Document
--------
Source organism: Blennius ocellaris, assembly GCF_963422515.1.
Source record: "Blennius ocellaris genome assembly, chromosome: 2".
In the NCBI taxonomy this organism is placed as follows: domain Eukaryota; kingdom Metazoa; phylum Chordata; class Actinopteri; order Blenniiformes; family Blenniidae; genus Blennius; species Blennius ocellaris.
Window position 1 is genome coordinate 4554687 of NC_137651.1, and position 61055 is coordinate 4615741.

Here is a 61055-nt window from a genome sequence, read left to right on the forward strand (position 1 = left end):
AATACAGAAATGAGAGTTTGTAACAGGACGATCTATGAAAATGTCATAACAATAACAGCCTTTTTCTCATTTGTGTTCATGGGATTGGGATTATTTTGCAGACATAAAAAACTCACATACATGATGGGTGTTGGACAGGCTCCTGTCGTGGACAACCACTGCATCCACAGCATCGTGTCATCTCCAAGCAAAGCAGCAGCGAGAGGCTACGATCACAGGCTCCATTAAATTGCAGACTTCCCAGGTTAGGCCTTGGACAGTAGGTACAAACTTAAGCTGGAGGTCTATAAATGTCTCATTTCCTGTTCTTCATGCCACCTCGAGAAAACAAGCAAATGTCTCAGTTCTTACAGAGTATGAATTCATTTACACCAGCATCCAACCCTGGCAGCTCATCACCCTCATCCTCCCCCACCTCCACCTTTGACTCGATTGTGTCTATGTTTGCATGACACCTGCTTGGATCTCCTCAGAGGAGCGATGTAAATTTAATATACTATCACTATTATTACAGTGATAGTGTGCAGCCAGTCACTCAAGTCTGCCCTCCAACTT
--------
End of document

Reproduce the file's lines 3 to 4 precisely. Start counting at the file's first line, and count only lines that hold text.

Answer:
In the NCBI taxonomy this organism is placed as follows: domain Eukaryota; kingdom Metazoa; phylum Chordata; class Actinopteri; order Blenniiformes; family Blenniidae; genus Blennius; species Blennius ocellaris.
Window position 1 is genome coordinate 4554687 of NC_137651.1, and position 61055 is coordinate 4615741.